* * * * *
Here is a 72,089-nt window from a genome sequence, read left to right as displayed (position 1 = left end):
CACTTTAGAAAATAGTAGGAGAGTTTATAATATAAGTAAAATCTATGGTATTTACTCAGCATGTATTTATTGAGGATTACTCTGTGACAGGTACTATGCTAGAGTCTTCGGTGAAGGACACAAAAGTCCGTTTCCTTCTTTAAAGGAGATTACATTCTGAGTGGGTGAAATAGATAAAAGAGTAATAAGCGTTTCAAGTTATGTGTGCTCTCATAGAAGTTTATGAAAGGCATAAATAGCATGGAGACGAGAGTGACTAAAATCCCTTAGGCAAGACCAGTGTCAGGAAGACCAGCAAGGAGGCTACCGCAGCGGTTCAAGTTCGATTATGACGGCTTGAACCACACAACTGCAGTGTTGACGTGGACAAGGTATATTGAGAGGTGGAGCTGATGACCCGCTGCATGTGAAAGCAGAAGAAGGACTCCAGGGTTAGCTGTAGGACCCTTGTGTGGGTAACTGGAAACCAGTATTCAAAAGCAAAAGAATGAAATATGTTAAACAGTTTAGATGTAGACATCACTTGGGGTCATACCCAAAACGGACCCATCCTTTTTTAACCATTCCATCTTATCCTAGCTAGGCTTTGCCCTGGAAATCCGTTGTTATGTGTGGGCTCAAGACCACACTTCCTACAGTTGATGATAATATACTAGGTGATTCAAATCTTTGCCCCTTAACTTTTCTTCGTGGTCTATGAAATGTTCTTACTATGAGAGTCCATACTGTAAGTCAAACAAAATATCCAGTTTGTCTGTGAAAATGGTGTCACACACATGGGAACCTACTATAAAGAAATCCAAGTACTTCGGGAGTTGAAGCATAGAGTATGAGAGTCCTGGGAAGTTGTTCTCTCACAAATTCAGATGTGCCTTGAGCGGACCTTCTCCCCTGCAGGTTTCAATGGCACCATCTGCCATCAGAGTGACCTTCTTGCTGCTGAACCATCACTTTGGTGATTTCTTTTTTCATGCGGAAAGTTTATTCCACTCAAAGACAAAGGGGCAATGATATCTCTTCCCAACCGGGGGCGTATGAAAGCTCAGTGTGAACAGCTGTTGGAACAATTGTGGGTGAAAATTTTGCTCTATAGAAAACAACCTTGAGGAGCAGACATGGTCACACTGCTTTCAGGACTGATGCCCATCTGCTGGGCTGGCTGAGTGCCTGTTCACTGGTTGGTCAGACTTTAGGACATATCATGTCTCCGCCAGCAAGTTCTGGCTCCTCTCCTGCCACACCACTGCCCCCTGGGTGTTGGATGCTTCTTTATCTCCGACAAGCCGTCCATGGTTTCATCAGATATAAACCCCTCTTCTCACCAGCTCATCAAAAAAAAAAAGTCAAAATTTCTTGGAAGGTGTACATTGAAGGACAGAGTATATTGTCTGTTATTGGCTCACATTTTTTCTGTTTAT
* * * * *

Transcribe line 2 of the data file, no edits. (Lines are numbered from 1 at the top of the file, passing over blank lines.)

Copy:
CACTTTAGAAAATAGTAGGAGAGTTTATAATATAAGTAAAATCTATGGTATTTACTCAGCATGTATTTATTGAGGATTACTCTGTGACAGGTACTATGCTAGAGTCTTCGGTGAAGGACACAAAAGTCCGTTTCCTTCTTTAAAGGAGATTACATTCTGAGTGGGTGAAATAGATAAAAGAGTAATAAGCGTTTCAAGTTATGTGTGCTCTCATAGAAGTTTATGAAAGGCATAAATAGCATGGAGACGAGAGTGACTAAAATCCCTTAGGCAAGACCAGTGTCAGGAAGACCAGCAAGGAGGCTACCGCAGCGGTTCAAGTTCGATTATGACGGCTTGAACCACACAACTGCAGTGTTGACGTGGACAAGGTATATTGAGAGGTGGAGCTGATGACCCGCTGCATGTGAAAGCAGAAGAAGGACTCCAGGGTTAGCTGTAGGACCCTTGTGTGGGTAACTGGAAACCAGTATTCAAAAGCAAAAGAATGAAATATGTTAAACAGTTTAGATGTAGACATCACTTGGGGTCATACCCAAAACGGACCCATCCTTTTTTAACCATTCCATCTTATCCTAGCTAGGCTTTGCCCTGGAAATCCGTTGTTATGTGTGGGCTCAAGACCACACTTCCTACAGTTGATGATAATATACTAGGTGATTCAAATCTTTGCCCCTTAACTTTTCTTCGTGGTCTATGAAATGTTCTTACTATGAGAGTCCATACTGTAAGTCAAACAAAATATCCAGTTTGTCTGTGAAAATGGTGTCACACACATGGGAACCTACTATAAAGAAATCCAAGTACTTCGGGAGTTGAAGCATAGAGTATGAGAGTCCTGGGAAGTTGTTCTCTCACAAATTCAGATGTGCCTTGAGCGGACCTTCTCCCCTGCAGGTTTCAATGGCACCATCTGCCATCAGAGTGACCTTCTTGCTGCTGAACCATCACTTTGGTGATTTCTTTTTTCATGCGGAAAGTTTATTCCACTCAAAGACAAAGGGGCAATGATATCTCTTCCCAACCGGGGGCGTATGAAAGCTCAGTGTGAACAGCTGTTGGAACAATTGTGGGTGAAAATTTTGCTCTATAGAAAACAACCTTGAGGAGCAGACATGGTCACACTGCTTTCAGGACTGATGCCCATCTGCTGGGCTGGCTGAGTGCCTGTTCACTGGTTGGTCAGACTTTAGGACATATCATGTCTCCGCCAGCAAGTTCTGGCTCCTCTCCTGCCACACCACTGCCCCCTGGGTGTTGGATGCTTCTTTATCTCCGACAAGCCGTCCATGGTTTCATCAGATATAAACCCCTCTTCTCACCAGCTCATCAAAAAAAAAAAGTCAAAATTTCTTGGAAGGTGTACATTGAAGGACAGAGTATATTGTCTGTTATTGGCTCACATTTTTTCTGTTTAT